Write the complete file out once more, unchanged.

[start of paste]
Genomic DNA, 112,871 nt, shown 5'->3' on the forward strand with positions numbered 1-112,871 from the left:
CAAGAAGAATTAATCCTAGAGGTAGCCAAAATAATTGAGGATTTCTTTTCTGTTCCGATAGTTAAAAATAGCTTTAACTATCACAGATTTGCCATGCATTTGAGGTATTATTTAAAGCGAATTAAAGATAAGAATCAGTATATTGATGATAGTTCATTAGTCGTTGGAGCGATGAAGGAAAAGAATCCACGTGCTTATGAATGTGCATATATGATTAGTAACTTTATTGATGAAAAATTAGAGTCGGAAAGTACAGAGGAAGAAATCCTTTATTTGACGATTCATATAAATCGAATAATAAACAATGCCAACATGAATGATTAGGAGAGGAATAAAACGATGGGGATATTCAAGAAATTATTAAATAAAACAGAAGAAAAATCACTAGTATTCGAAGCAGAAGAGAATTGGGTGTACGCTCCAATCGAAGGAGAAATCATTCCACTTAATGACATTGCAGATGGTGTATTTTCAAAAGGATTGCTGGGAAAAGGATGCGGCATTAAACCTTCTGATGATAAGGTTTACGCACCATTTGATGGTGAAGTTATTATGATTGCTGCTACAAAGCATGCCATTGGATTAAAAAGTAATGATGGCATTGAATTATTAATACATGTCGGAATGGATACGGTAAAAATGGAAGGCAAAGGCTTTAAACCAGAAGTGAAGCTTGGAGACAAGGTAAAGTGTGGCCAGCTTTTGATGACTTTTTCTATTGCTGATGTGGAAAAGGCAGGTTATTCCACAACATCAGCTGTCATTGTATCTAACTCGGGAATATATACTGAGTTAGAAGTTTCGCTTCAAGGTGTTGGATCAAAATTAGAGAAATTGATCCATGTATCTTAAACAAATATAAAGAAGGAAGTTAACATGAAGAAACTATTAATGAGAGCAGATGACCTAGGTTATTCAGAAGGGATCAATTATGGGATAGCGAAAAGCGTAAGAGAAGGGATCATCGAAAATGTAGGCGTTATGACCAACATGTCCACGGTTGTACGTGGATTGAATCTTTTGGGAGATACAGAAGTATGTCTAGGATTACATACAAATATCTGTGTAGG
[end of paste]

Genomic DNA, 112,871 nt, shown 5'->3' on the forward strand with positions numbered 1-112,871 from the left:
CAAGAAGAATTAATCCTAGAGGTAGCCAAAATAATTGAGGATTTCTTTTCTGTTCCGATAGTTAAAAATAGCTTTAACTATCACAGATTTGCCATGCATTTGAGGTATTATTTAAAGCGAATTAAAGATAAGAATCAGTATATTGATGATAGTTCATTAGTCGTTGGAGCGATGAAGGAAAAGAATCCACGTGCTTATGAATGTGCATATATGATTAGTAACTTTATTGATGAAAAATTAGAGTCGGAAAGTACAGAGGAAGAAATCCTTTATTTGACGATTCATATAAATCGAATAATAAACAATGCCAACATGAATGATTAGGAGAGGAATAAAACGATGGGGATATTCAAGAAATTATTAAATAAAACAGAAGAAAAATCACTAGTATTCGAAGCAGAAGAGAATTGGGTGTACGCTCCAATCGAAGGAGAAATCATTCCACTTAATGACATTGCAGATGGTGTATTTTCAAAAGGATTGCTGGGAAAAGGATGCGGCATTAAACCTTCTGATGATAAGGTTTACGCACCATTTGATGGTGAAGTTATTATGATTGCTGCTACAAAGCATGCCATTGGATTAAAAAGTAATGATGGCATTGAATTATTAATACATGTCGGAATGGATACGGTAAAAATGGAAGGCAAAGGCTTTAAACCAGAAGTGAAGCTTGGAGACAAGGTAAAGTGTGGCCAGCTTTTGATGACTTTTTCTATTGCTGATGTGGAAAAGGCAGGTTATTCCACAACATCAGCTGTCATTGTATCTAACTCGGGAATATATACTGAGTTAGAAGTTTCGCTTCAAGGTGTTGGATCAAAATTAGAGAAATTGATCCATGTATCTTAAACAAATATAAAGAAGGAAGTTAACATGAAGAAACTATTAATGAGAGCAGATGACCTAGGTTATTCAGAAGGGATCAATTATGGGATAGCGAAAAGCGTAAGAGAAGGGATCATCGAAAATGTAGGCGTTATGACCAACATGTCCACGGTTGTACGTGGATTGAATCTTTTGGGAGATACAGAAGTATGTCTAGGATTACATACAAATATCTGTGTAGG